The Ohio Supreme Court rejected a Republican-authored congressional mapping this week. It claimed that it was in violation of anti-gerrymandering laws found in the state constitution.
The court gave Ohio lawmakers 30 days to redesign the map for the 2024 elections.
If they cannot reach a consensus, the Ohio Redistricting Commission will have 30 days to adopt the congressional map.
In a four-three decision, the court found that the map is slightly favorable for Democrats than the one it rejected earlier in the year but “unduly favors the Republican party.”
Chief justice Maureen O’Connor was a Republican. Democratic party Justices Michael P. Donnelly and Melody Stewart were also present. The majority opinion was composed of the following:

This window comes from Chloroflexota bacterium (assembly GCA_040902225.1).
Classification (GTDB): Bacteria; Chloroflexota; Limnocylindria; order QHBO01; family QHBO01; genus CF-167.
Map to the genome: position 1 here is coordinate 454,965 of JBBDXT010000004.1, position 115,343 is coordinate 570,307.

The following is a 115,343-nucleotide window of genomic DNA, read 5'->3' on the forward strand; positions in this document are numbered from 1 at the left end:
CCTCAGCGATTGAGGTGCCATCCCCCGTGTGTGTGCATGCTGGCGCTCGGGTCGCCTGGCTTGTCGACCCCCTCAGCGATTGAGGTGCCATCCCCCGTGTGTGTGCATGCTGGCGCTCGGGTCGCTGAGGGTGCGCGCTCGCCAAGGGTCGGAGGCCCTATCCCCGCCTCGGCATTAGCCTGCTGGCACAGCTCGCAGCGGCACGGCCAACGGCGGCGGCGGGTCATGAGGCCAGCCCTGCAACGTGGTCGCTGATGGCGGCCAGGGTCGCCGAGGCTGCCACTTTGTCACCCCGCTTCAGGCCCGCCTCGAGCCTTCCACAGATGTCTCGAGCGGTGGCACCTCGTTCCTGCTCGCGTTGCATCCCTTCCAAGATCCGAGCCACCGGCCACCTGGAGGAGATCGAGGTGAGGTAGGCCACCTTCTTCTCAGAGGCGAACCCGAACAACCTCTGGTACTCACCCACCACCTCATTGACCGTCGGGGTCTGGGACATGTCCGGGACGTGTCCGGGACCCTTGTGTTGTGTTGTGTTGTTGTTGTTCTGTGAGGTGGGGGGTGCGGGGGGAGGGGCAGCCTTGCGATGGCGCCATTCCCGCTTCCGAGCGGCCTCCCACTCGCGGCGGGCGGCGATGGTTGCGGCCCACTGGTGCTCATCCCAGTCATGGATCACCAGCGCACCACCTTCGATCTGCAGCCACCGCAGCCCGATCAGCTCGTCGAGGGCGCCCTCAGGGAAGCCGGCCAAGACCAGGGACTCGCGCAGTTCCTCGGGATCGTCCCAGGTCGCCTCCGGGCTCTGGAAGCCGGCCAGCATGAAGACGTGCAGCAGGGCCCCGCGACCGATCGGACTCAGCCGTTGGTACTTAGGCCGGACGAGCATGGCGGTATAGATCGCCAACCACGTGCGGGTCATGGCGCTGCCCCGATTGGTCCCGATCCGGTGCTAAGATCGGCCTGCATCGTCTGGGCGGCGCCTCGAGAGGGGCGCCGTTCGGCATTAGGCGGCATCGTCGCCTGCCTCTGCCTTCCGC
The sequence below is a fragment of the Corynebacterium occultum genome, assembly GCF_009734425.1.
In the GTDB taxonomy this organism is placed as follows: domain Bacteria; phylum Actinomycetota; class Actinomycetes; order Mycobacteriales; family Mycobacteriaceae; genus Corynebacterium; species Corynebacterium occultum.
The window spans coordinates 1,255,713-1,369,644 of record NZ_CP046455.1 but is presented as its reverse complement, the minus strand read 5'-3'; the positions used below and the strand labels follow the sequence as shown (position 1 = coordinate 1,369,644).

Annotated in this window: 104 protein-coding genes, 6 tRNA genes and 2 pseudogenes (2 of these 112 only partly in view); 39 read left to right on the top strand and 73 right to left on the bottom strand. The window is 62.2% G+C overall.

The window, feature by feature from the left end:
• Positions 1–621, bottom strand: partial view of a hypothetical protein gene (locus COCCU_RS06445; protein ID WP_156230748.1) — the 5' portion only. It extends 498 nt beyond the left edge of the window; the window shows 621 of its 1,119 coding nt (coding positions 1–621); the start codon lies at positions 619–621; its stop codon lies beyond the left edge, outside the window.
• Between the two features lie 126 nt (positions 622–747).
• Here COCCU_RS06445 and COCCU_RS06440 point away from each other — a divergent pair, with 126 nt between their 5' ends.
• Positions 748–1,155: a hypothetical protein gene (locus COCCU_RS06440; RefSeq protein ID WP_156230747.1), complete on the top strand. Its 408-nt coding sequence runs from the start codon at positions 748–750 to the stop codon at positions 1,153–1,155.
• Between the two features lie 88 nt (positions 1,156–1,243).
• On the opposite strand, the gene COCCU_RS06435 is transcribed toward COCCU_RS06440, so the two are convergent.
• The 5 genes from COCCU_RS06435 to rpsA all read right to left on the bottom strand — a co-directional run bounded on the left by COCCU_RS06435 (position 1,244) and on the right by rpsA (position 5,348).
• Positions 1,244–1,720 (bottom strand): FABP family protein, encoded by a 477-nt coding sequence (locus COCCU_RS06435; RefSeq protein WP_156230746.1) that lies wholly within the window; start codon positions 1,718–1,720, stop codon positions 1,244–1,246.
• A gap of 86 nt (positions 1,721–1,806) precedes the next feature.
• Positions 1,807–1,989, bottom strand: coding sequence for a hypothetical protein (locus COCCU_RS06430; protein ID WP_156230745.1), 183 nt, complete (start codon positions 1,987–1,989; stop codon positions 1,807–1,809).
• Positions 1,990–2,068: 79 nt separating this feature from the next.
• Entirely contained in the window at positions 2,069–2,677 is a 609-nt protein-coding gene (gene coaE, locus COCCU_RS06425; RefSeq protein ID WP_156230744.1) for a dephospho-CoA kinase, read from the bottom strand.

Republican justices Sharon L. Kennedy and Patrick F. Fischer dissented.
Six other occasions this year, including five on the state legislative maps, the same mix of justices reached a similar conclusion.
Primaries were held in May with the district maps rejected. This map will now be used for the November general elections.
The majority agreed with plaintiff experts who said Republicans created the map to enhance their chances of winning general elections and again split the Akron, Cincinnati, and Cleveland regions in a way that would reduce Democrats’ chances of winning a fair share of Ohio’s 15 congressional districts.
An example is that Hamilton County which also includes Cincinnati can be split into two districts, one heavily Republican and one slightly Democratic.
The map shows Democratic voters in a handful of densely Democratic-leaning areas, increasing Republican voter share.
Districts that were previously strongly Democratic-leaning have now become competitive or Republican-leaning,” stated the majority of opinion.